Wednesday, March 02, 2011

Bernie's Ramblings: An Artist’s Peak Experience

An Artist’s Peak Experience
Abraham Maslow, the inventor of the term, “Peak experience”, says that "peak experiences are sudden feelings of intense happiness and well-being, possibly the awareness of an "ultimate truth" and the unity of all things ... the experience fills the individual with wonder and awe....he feels at one with the world, and is pleased with it ...." They are moments when you feel more at one with yourself and the world, more integrated. You feel happy, even ecstatic, interconnected and in harmony.

For me, as an artist, painting is a struggle. My struggle comes from forcing myself to adhere to an almost daily routine of painting and trying to create order out of all the chaos that surrounds me. Too many times life gets in the way and painting has to take a back seat... but sometimes life gets in the way and inspiration comes. When this happens it's as if the painting I’m working on takes on a life of its own. It's as if divine intervention takes over and I am merely a tool in a higher power’s hands. Unfortunately, this doesn’t happen every time I pick up a brush but it happens enough to give me those “peak experiences” that are forever etched in my mind and that I am eternally grateful for. While painting en plein aire (French term for “on location”) with a group of local artists I had one of those divine encounters or “peak experiences” as defined by Maslow.

We, the Onslow Outdoor Painters Society (OOPS), were painting on location at the Beirut Memorial, Camp Lejeune, North Carolina, on one April afternoon while the azaleas and dogwoods were in full bloom. The OOPS artists were scattered throughout the site painting from various vantage points. I set my easel near the statue at the memorial and opted for a close up of the statue's boots. Since I was positioned at the focal point of the memorial I had the opportunity to meet many nice people. Two of those people opened my eyes and broke my heart creating my peak experience.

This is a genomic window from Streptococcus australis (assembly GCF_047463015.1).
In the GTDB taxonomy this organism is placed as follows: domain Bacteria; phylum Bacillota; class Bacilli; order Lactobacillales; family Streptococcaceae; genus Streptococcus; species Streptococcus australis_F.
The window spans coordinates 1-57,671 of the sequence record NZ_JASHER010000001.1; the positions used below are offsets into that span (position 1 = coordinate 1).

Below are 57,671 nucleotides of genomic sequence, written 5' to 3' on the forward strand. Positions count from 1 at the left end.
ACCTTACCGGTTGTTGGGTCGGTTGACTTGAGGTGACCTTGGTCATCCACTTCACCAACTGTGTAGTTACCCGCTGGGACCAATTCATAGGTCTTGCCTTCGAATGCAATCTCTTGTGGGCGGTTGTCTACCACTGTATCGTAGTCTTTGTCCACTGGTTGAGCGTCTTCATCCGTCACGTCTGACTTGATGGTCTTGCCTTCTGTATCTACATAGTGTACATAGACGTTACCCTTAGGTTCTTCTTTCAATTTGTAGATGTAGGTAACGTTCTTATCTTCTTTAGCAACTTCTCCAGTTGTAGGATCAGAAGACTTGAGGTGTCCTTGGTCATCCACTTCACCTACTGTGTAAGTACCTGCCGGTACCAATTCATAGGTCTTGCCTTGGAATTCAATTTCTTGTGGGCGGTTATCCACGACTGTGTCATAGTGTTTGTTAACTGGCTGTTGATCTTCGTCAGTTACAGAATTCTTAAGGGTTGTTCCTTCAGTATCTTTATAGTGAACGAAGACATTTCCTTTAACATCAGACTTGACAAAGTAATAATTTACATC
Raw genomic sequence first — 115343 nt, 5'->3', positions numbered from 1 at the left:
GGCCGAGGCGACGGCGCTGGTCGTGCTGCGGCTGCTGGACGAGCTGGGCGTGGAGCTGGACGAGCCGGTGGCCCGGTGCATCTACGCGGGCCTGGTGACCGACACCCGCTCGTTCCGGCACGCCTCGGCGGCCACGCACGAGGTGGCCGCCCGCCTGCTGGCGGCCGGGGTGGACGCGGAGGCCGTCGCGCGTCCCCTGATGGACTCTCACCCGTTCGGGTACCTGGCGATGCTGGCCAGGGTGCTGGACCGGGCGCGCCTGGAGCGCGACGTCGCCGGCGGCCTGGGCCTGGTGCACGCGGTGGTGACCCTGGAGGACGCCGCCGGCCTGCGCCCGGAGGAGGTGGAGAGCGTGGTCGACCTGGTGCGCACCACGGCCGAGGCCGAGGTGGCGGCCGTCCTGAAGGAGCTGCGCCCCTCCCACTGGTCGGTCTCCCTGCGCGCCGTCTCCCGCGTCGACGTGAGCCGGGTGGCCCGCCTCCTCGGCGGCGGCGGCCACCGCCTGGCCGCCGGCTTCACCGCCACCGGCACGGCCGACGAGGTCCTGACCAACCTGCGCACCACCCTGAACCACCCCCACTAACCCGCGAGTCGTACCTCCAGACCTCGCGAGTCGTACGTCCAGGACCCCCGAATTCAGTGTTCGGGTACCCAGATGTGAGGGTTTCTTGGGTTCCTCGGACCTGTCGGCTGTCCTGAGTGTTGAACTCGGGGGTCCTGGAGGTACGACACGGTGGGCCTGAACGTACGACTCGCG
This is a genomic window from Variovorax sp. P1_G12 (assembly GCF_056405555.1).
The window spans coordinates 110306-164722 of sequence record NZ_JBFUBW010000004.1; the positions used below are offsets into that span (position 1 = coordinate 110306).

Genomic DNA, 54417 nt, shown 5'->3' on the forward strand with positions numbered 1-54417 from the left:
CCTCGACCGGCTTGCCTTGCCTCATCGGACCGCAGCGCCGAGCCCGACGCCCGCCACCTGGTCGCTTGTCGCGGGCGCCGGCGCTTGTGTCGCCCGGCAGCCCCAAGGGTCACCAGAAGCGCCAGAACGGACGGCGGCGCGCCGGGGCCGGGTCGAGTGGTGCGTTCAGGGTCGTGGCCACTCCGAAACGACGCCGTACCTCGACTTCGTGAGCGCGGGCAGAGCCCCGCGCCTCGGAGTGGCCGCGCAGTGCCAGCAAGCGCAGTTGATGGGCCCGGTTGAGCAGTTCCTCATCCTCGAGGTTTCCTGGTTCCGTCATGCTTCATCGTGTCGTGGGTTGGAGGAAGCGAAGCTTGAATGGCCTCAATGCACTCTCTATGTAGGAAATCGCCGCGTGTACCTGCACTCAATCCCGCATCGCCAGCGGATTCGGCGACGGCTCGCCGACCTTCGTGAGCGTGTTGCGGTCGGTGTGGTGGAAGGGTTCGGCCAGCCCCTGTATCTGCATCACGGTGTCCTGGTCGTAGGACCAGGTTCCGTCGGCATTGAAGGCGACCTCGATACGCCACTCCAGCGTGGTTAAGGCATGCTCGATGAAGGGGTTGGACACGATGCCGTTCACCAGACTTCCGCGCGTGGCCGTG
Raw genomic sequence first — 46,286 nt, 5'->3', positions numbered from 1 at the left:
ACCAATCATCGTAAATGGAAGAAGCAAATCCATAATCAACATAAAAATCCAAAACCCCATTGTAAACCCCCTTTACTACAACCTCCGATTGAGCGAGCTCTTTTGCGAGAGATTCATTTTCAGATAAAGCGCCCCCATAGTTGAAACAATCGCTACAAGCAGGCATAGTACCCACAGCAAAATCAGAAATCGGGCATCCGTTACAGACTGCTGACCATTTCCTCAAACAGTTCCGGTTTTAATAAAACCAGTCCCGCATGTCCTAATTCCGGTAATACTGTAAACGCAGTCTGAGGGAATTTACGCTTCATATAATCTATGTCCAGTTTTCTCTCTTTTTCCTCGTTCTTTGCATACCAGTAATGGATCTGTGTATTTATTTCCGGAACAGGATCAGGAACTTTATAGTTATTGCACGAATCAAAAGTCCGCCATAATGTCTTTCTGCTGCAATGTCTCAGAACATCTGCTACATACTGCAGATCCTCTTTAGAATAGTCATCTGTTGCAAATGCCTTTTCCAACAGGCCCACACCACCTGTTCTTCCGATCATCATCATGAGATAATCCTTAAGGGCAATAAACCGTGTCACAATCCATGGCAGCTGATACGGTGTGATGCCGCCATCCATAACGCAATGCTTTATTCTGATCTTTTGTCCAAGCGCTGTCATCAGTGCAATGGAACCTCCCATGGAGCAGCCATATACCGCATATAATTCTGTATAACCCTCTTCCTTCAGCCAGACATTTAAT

Two ladies approached me, commented on my painting and one asked for a business card. As we talked she told me, "My son is buried over there", motioning to the Veterans Cemetery adjacent to the memorial. I was taken back, she was my age and her son was close in age to my three oldest children. I am used to burials of WWII, Korean, and Vietnam veterans over there, older veterans who lived full lives and not someone my children's age. She (wish I could remember her name) mentioned her son was killed in 2004 and that her friend's son was killed less than a year ago. My eyes were opened to how real this war is and my heart ached for these two ladies. I noticed one lady wearing a "Gold Star" necklace knowing well what it represented since my wife's grandmother was a Gold Star mom. She lost her oldest son in Korea in 1950. When I got home, I added the necklace to my painting as a tribute to these two anonymous ladies, their impact on me, and Gold Star moms everywhere. I have four children of my own... my mind can't even imagine what Gold Star moms and families go through.

As I write this... Cpl Johnathan Taylor, age 23, a young Marine from Florida stationed here at Camp Lejeune was the most recently identified death of the War on Terror. He was killed on February 23, 2011 by hostile fire in the Helmand Province of Afghanistan bringing the American casualty toll to 5923. (Operation Enduring Freedom, iCasualties) Whatever your politics may be... I think everyone agrees that we must be mindful and prayerful of our men and women in the military service of our great country. 5923 may simply be a number to some people but to many, it represents lives shaken to their very foundations. I'm talking about the family and friends of this 5923 and unfortunately, future families who will experience the kind of sorrow exhibited by the two women I spoke with as I painted my tribute to them.

My painting, A Tribute to Gold Star Moms, is a visual reminder of my experience of that eventful day. It echoes Maslow’s definition of peak experience through my unity with those two anonymous women, my sense of wonder and awe, and the overwhelming sense of the sublime and divine that I gained from the experience.

In faith,

 "A Tribute to Gold Star Moms"
10x8" oil on panel
Bernie Rosage Jr

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